Pleasure-seeking and gaudy glamour hide the shadier parts of this seaside city, says Holly Black. The second of a four-part series looking at the cultural power of a quartet of urban landscapes.

Ian Sanderson, Brighton Pier, for Hunter, 1987. Courtesy the estate of Ian Sanderson

Brighton is always screaming. It is set to a never-ending soundtrack of squawking gulls, squealing amusements and shrieking revellers, who descend in their droves in the pursuit of pleasure, whenever the sun shines. Salt too, dominates the air, whether it be the stench of greasy chip paper or the sea winds, which whip against Victorian ironwork and Regency facades, constantly clawing and corroding.

The city oscillates between perpetual party and sinister romanticism. The euphoric beats of Right Here, Right Now, Fatboy Slim’s clarion call to “live in the moment”, are the unmistakable anthem of blissful, hazy summer days satiated by beer pitchers and shots of Tuaca (the Italian liqueur that has long been favoured by residents, if only as a spicy alternative to the acrid sting of sambuca). But while many see Brighton as a place of glorious escape and even refuge, it has a darker side. Once the clouds descend and the tourist traps shutter, the streets become desolate, and the formerly vibrant promenades are tinged with barren menace.



Graham Greene’s Brighton Rock (1938) is famed for its portrayal of grisly murder and nefarious gangsters, but it is the vivid picture of the city’s more squalid parts that truly resonate. He articulates a vague sense of unease, which still hangs around Kemptown’s shadier corners and the neglected archways of Madeira Drive. Likewise, biographical drama-documentary 20,000 Days on Earth (2014) reveals the emotional imprint that Brighton has made upon on the Australian musician Nick Cave since he took up residence. “It is forcing its way violently into my songs,” he says.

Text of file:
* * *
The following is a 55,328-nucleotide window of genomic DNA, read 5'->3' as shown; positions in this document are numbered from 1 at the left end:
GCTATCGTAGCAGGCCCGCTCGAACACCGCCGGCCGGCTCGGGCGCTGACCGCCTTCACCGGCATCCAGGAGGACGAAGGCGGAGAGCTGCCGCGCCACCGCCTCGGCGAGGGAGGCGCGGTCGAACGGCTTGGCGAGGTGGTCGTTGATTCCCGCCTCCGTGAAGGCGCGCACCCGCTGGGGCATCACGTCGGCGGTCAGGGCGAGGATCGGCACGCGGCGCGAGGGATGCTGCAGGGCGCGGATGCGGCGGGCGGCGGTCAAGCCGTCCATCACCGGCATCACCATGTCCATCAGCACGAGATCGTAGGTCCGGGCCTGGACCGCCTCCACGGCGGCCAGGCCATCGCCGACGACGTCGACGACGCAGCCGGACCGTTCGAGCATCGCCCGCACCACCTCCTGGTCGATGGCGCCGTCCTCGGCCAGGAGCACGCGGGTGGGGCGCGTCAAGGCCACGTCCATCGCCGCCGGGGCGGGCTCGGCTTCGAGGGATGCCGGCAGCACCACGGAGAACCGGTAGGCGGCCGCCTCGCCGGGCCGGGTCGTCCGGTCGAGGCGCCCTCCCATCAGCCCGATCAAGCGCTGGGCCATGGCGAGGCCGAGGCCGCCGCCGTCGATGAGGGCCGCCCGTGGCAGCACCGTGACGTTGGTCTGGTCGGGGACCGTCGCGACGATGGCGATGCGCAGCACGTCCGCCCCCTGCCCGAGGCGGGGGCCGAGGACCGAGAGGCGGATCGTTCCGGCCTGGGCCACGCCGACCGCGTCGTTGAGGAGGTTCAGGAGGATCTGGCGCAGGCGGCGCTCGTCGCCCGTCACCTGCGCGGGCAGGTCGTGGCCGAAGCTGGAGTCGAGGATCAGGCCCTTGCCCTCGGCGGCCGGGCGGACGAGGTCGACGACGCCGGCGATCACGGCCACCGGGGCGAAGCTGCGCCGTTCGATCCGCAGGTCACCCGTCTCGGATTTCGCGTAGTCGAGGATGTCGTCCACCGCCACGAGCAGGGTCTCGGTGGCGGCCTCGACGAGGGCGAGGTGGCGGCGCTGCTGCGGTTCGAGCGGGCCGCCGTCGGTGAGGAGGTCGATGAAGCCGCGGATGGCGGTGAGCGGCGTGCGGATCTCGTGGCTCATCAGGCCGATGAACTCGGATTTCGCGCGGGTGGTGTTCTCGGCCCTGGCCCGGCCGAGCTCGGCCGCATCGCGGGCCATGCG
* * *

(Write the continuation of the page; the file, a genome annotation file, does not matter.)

“He is lit by the blinking illuminations of the Palace Pier, a glorified amusement arcade that stands in the shallows like a gaudy Christmas bauble”

In the film’s final scene, he steps out into the night, across the pebbled beach and towards the black void of water beyond. For a moment, he is lit by the blinking illuminations of the Palace Pier, a glorified amusement arcade that stands in the shallows like a gaudy Christmas bauble. As teenagers we hung out here, ignoring the rickety rollercoaster in favour of playing penny pushers, before braving the elements on deck. We would huddle together, looking out to sea, while clutching bags of freshly fried doughnuts—five for a pound. The sickly-sweet smell is more evocative than any battered fish or hard candy could ever be.

The photographer Ian Sanderson was in the same spot some years before, corralling another gang together to take in the view—my mum and dad included. He snapped them leaning against the pier’s florid railings and modelling the latest wares from Chevignon, at the behest of a local fashion boutique. Despite the promotional intent, there are no affected grins or rays of blazing sunshine here. Just a group of friends, windswept and laughing, standing against an ominous grey sky.

In memory of Ian Sanderson (1951–2020) who shaped the way I see the city

Holly Black is the managing editor of Elephant


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